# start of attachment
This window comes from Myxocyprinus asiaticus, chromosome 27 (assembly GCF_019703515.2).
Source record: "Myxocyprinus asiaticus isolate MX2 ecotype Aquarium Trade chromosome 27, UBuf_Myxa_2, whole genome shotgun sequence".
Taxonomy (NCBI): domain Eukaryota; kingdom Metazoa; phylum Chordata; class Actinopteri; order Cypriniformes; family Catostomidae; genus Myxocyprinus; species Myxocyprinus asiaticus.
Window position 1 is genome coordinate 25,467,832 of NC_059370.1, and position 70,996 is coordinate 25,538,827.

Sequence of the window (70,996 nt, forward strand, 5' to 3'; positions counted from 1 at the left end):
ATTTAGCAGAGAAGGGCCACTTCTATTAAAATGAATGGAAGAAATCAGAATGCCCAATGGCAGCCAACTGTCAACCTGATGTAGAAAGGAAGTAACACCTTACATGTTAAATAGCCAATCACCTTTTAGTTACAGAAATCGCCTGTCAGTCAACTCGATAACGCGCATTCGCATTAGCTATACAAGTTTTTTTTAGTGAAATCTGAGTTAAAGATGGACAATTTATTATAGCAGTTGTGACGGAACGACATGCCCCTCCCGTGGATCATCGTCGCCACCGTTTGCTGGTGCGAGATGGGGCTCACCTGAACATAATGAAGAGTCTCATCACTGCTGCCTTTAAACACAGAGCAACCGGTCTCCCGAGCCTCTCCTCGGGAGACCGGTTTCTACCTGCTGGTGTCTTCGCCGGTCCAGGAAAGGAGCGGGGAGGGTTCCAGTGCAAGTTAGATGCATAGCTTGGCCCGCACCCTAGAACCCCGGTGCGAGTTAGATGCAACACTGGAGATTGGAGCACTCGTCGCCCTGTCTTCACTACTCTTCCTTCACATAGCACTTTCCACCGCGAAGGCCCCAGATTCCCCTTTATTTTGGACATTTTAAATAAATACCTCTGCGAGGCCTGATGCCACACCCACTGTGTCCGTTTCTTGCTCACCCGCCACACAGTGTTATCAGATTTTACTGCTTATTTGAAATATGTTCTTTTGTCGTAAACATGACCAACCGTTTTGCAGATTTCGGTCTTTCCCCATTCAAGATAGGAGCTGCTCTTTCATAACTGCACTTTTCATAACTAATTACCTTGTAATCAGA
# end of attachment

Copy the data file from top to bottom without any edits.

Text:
This window comes from Myxocyprinus asiaticus, chromosome 27 (assembly GCF_019703515.2).
Source record: "Myxocyprinus asiaticus isolate MX2 ecotype Aquarium Trade chromosome 27, UBuf_Myxa_2, whole genome shotgun sequence".
Taxonomy (NCBI): domain Eukaryota; kingdom Metazoa; phylum Chordata; class Actinopteri; order Cypriniformes; family Catostomidae; genus Myxocyprinus; species Myxocyprinus asiaticus.
Window position 1 is genome coordinate 25,467,832 of NC_059370.1, and position 70,996 is coordinate 25,538,827.

Sequence of the window (70,996 nt, forward strand, 5' to 3'; positions counted from 1 at the left end):
ATTTAGCAGAGAAGGGCCACTTCTATTAAAATGAATGGAAGAAATCAGAATGCCCAATGGCAGCCAACTGTCAACCTGATGTAGAAAGGAAGTAACACCTTACATGTTAAATAGCCAATCACCTTTTAGTTACAGAAATCGCCTGTCAGTCAACTCGATAACGCGCATTCGCATTAGCTATACAAGTTTTTTTTAGTGAAATCTGAGTTAAAGATGGACAATTTATTATAGCAGTTGTGACGGAACGACATGCCCCTCCCGTGGATCATCGTCGCCACCGTTTGCTGGTGCGAGATGGGGCTCACCTGAACATAATGAAGAGTCTCATCACTGCTGCCTTTAAACACAGAGCAACCGGTCTCCCGAGCCTCTCCTCGGGAGACCGGTTTCTACCTGCTGGTGTCTTCGCCGGTCCAGGAAAGGAGCGGGGAGGGTTCCAGTGCAAGTTAGATGCATAGCTTGGCCCGCACCCTAGAACCCCGGTGCGAGTTAGATGCAACACTGGAGATTGGAGCACTCGTCGCCCTGTCTTCACTACTCTTCCTTCACATAGCACTTTCCACCGCGAAGGCCCCAGATTCCCCTTTATTTTGGACATTTTAAATAAATACCTCTGCGAGGCCTGATGCCACACCCACTGTGTCCGTTTCTTGCTCACCCGCCACACAGTGTTATCAGATTTTACTGCTTATTTGAAATATGTTCTTTTGTCGTAAACATGACCAACCGTTTTGCAGATTTCGGTCTTTCCCCATTCAAGATAGGAGCTGCTCTTTCATAACTGCACTTTTCATAACTAATTACCTTGTAATCAGA